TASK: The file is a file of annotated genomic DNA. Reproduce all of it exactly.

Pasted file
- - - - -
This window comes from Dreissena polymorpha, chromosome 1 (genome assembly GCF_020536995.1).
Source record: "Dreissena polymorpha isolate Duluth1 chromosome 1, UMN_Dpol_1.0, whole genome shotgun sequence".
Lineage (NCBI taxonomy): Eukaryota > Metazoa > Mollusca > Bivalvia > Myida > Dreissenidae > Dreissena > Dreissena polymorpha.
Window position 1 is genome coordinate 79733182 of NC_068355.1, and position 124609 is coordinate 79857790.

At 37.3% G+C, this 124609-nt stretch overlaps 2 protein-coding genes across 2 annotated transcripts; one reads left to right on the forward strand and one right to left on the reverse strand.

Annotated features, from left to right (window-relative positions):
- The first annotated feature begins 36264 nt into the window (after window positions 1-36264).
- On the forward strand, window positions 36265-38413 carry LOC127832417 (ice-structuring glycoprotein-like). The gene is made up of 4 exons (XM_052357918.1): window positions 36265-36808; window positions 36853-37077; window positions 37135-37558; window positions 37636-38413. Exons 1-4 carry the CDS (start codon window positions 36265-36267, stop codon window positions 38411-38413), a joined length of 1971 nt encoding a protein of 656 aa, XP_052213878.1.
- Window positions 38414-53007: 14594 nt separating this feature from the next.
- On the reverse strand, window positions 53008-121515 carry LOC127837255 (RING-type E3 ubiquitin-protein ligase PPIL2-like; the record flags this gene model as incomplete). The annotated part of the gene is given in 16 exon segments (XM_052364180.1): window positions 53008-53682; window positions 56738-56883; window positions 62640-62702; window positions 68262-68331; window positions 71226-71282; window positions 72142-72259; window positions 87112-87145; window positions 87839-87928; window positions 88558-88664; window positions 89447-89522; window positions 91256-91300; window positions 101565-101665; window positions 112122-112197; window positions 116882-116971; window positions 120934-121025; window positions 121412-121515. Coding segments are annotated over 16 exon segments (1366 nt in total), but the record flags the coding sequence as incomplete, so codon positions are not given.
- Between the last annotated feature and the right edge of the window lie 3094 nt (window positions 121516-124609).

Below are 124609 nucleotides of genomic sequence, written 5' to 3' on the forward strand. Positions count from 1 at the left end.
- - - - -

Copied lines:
This window comes from Dreissena polymorpha, chromosome 1 (genome assembly GCF_020536995.1).
Source record: "Dreissena polymorpha isolate Duluth1 chromosome 1, UMN_Dpol_1.0, whole genome shotgun sequence".
Lineage (NCBI taxonomy): Eukaryota > Metazoa > Mollusca > Bivalvia > Myida > Dreissenidae > Dreissena > Dreissena polymorpha.
Window position 1 is genome coordinate 79733182 of NC_068355.1, and position 124609 is coordinate 79857790.

At 37.3% G+C, this 124609-nt stretch overlaps 2 protein-coding genes across 2 annotated transcripts; one reads left to right on the forward strand and one right to left on the reverse strand.

Annotated features, from left to right (window-relative positions):
- The first annotated feature begins 36264 nt into the window (after window positions 1-36264).
- On the forward strand, window positions 36265-38413 carry LOC127832417 (ice-structuring glycoprotein-like). The gene is made up of 4 exons (XM_052357918.1): window positions 36265-36808; window positions 36853-37077; window positions 37135-37558; window positions 37636-38413. Exons 1-4 carry the CDS (start codon window positions 36265-36267, stop codon window positions 38411-38413), a joined length of 1971 nt encoding a protein of 656 aa, XP_052213878.1.
- Window positions 38414-53007: 14594 nt separating this feature from the next.
- On the reverse strand, window positions 53008-121515 carry LOC127837255 (RING-type E3 ubiquitin-protein ligase PPIL2-like; the record flags this gene model as incomplete). The annotated part of the gene is given in 16 exon segments (XM_052364180.1): window positions 53008-53682; window positions 56738-56883; window positions 62640-62702; window positions 68262-68331; window positions 71226-71282; window positions 72142-72259; window positions 87112-87145; window positions 87839-87928; window positions 88558-88664; window positions 89447-89522; window positions 91256-91300; window positions 101565-101665; window positions 112122-112197; window positions 116882-116971; window positions 120934-121025; window positions 121412-121515. Coding segments are annotated over 16 exon segments (1366 nt in total), but the record flags the coding sequence as incomplete, so codon positions are not given.
- Between the last annotated feature and the right edge of the window lie 3094 nt (window positions 121516-124609).

Below are 124609 nucleotides of genomic sequence, written 5' to 3' on the forward strand. Positions count from 1 at the left end.